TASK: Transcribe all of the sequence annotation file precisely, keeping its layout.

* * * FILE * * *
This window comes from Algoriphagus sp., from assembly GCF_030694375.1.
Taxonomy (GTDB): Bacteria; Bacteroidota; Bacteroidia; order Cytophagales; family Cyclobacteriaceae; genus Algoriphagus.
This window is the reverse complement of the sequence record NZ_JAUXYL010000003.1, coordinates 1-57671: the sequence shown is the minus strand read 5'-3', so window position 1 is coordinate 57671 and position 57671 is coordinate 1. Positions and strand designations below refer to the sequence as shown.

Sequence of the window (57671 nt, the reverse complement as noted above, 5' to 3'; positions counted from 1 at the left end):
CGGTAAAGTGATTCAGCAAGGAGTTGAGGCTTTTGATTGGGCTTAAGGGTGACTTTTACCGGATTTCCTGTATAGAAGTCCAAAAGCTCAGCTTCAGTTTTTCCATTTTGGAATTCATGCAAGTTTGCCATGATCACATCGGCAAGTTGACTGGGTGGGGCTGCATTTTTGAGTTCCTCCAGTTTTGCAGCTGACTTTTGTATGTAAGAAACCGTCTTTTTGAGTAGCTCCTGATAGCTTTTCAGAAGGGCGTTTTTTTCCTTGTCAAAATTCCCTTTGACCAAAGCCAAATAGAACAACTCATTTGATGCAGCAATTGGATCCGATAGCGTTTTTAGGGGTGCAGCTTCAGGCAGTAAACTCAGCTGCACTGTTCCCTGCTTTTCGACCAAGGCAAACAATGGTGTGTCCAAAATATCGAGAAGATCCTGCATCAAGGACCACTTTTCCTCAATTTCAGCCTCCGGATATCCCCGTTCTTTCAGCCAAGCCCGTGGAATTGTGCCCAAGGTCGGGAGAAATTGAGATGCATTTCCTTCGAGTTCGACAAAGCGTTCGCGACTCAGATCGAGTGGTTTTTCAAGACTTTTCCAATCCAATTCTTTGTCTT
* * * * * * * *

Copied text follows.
This window comes from Algoriphagus sp., from assembly GCF_030694375.1.
Taxonomy (GTDB): Bacteria; Bacteroidota; Bacteroidia; order Cytophagales; family Cyclobacteriaceae; genus Algoriphagus.
This window is the reverse complement of the sequence record NZ_JAUXYL010000003.1, coordinates 1-57671: the sequence shown is the minus strand read 5'-3', so window position 1 is coordinate 57671 and position 57671 is coordinate 1. Positions and strand designations below refer to the sequence as shown.

Sequence of the window (57671 nt, the reverse complement as noted above, 5' to 3'; positions counted from 1 at the left end):
CGGTAAAGTGATTCAGCAAGGAGTTGAGGCTTTTGATTGGGCTTAAGGGTGACTTTTACCGGATTTCCTGTATAGAAGTCCAAAAGCTCAGCTTCAGTTTTTCCATTTTGGAATTCATGCAAGTTTGCCATGATCACATCGGCAAGTTGACTGGGTGGGGCTGCATTTTTGAGTTCCTCCAGTTTTGCAGCTGACTTTTGTATGTAAGAAACCGTCTTTTTGAGTAGCTCCTGATAGCTTTTCAGAAGGGCGTTTTTTTCCTTGTCAAAATTCCCTTTGACCAAAGCCAAATAGAACAACTCATTTGATGCAGCAATTGGATCCGATAGCGTTTTTAGGGGTGCAGCTTCAGGCAGTAAACTCAGCTGCACTGTTCCCTGCTTTTCGACCAAGGCAAACAATGGTGTGTCCAAAATATCGAGAAGATCCTGCATCAAGGACCACTTTTCCTCAATTTCAGCCTCCGGATATCCCCGTTCTTTCAGCCAAGCCCGTGGAATTGTGCCCAAGGTCGGGAGAAATTGAGATGCATTTCCTTCGAGTTCGACAAAGCGTTCGCGACTCAGATCGAGTGGTTTTTCAAGACTTTTCCAATCCAATTCTTTGTCTT